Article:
A new study shows that teens who frequently consume digital media are more likely to develop symptoms of ADHD.

A new study shows that teens who frequently consume digital media are more likely to develop symptoms of ADHD.

Many parents come to know smartphones and other mobile devices as unwelcome companions at the dinner table and a hindrance to face-to-face conversations with their children. They may now have to confront a far more virulent threat: attention deficit hyperactivity disorder (ADHD).

According to a new study published Tuesday, constant digital-media use puts adolescents at a higher risk of developing ADHD symptoms, which include difficulty paying attention to details, remembering, and following instructions.

After monitoring more than 2,500 10th graders in the Los Angeles area over a two-year period, researchers found a modest association between the amount of time teen participants spent online and “emerging inattention, trouble with focusing, resisting distraction, [and] controlling [of] impulses.” They were quick, however, to dismiss premature conclusions that excess technology use causes ADHD among teens; no participant was diagnosed with the disorder.

Participating teens were told to state their level of engagement on 14 online media platforms, including various social media, text messaging, and video-chatting apps. Frequent users of many or all 14 platforms are twice as likely to develop symptoms than those who abstain from such activities. So while the results do not support direct causation, they still paint a sobering portrait of a tech-obsessed generation potentially paying for its addiction with mental health.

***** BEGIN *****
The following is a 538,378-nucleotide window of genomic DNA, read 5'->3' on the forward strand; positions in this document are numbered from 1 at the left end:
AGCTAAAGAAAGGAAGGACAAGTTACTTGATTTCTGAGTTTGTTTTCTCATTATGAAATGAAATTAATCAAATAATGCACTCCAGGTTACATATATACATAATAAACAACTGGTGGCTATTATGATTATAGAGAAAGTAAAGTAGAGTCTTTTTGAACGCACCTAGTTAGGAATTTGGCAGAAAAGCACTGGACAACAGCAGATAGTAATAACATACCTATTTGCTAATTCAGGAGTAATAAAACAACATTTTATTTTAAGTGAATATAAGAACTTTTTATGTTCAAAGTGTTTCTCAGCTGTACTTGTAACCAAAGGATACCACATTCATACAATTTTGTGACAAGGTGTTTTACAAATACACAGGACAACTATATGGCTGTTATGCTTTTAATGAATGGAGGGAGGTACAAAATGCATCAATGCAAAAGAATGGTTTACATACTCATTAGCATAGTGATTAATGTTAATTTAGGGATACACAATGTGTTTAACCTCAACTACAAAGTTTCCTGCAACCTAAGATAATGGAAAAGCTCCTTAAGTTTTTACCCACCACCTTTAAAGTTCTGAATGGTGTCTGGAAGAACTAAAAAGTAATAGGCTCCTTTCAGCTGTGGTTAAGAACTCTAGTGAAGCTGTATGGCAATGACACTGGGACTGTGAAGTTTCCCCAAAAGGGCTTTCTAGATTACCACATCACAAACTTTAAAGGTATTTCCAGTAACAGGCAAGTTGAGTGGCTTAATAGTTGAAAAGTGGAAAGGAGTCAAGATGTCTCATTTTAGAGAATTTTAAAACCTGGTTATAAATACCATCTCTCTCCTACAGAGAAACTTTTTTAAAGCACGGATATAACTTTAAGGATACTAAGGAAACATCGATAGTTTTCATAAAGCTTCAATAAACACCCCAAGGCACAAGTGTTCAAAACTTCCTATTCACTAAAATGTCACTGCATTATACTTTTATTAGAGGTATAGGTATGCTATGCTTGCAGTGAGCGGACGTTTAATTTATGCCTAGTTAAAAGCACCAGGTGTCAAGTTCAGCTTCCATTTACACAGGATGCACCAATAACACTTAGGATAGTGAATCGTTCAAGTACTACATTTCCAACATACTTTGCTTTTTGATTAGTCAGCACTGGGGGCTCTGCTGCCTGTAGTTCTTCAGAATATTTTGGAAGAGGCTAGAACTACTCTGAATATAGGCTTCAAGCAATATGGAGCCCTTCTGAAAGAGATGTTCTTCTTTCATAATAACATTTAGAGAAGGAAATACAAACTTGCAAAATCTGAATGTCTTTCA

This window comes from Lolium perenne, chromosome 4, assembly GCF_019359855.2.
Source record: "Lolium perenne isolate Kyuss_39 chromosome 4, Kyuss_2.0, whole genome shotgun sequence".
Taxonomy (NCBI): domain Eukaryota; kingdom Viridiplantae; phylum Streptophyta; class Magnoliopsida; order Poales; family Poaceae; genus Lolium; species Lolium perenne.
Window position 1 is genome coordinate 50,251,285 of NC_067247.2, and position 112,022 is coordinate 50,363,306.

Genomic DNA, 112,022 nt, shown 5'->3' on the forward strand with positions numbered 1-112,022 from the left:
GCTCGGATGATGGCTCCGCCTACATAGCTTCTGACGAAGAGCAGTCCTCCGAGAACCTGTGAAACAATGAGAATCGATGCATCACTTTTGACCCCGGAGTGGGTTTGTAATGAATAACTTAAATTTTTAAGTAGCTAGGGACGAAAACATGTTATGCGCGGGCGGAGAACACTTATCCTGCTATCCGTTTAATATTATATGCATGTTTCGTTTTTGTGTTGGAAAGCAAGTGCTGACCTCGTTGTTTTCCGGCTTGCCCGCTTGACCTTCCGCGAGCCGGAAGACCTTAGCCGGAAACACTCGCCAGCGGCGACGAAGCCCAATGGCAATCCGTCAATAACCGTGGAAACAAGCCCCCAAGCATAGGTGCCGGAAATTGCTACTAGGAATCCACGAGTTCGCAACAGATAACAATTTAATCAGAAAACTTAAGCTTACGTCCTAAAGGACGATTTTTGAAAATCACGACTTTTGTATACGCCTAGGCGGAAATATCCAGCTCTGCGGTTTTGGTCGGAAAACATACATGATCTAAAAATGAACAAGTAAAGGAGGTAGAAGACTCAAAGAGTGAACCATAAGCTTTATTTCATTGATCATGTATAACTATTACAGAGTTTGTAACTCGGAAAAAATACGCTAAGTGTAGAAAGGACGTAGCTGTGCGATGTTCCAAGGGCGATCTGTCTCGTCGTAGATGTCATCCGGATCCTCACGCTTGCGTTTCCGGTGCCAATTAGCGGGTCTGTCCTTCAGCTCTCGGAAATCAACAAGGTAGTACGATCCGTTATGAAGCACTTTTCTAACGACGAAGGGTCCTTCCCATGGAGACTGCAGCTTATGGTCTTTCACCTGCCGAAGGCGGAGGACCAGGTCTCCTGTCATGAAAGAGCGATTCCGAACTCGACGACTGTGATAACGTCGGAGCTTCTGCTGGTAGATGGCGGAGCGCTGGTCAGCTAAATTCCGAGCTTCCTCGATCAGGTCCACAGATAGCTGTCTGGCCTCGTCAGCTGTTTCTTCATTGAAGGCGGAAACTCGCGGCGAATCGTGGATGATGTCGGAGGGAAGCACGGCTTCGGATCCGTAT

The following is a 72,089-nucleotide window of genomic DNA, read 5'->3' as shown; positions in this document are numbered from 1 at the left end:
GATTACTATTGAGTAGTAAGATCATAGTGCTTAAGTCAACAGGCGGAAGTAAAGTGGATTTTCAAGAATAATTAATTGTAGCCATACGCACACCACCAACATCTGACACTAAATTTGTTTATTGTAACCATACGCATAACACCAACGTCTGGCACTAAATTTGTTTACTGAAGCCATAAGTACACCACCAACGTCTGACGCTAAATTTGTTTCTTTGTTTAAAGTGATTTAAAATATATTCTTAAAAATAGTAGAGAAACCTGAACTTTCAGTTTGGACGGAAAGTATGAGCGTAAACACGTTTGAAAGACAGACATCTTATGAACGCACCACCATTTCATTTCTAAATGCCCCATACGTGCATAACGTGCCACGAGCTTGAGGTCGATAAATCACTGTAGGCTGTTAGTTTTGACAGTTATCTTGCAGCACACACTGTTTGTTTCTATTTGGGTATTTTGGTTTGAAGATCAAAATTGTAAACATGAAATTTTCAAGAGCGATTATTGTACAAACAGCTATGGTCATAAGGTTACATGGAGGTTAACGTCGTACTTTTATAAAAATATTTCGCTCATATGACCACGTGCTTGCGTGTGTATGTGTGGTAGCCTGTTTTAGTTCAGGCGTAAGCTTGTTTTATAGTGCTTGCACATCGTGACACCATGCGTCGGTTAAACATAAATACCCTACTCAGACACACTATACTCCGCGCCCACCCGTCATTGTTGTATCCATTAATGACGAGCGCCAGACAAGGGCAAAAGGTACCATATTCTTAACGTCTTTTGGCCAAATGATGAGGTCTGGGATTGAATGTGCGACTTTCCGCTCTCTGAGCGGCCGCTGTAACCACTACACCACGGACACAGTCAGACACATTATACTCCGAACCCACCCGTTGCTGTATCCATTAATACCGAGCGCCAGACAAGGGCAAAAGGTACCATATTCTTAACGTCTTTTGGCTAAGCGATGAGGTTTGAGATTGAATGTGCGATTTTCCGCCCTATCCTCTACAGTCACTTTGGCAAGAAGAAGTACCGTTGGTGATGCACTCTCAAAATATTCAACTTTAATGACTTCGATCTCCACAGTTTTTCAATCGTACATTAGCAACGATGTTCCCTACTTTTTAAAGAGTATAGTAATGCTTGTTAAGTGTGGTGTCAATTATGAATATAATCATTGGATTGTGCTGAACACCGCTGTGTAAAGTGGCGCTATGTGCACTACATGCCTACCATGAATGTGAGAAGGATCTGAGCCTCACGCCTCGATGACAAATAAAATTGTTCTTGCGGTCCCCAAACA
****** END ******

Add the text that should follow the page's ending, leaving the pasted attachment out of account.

These findings, though deeply concerning, may not surprise health professionals or parents. Previous research has found a link between depression and social media consumption. Other works exploring how tech exploits the young have become hot commodities for book publishers and film studios alike. Apocalyptic thinkpieces predicting the collapse of a generation — one that’s utterly uninterested in physical interactions and the physical realm — proliferate on the web.

Yet as obvious and intuitive as the dangers may seem, much more research will have to be conducted before anyone can definitively say whether the harms of adolescent media use outweigh its benefits. Rather than freaking out, then, experts suggest that parents hold honest conversations with their kids about the potential downsides of digital platforms — and encourage them to develop a balanced diet of high- and low-tech activities.    

Watch the videos below to learn about how technological devices affect children.

Related front page panorama photo credit: Adapted by WhoWhatWhy from children with screens (Toca Boca / Flickr – CC BY-NC 2.0).


Comments are closed.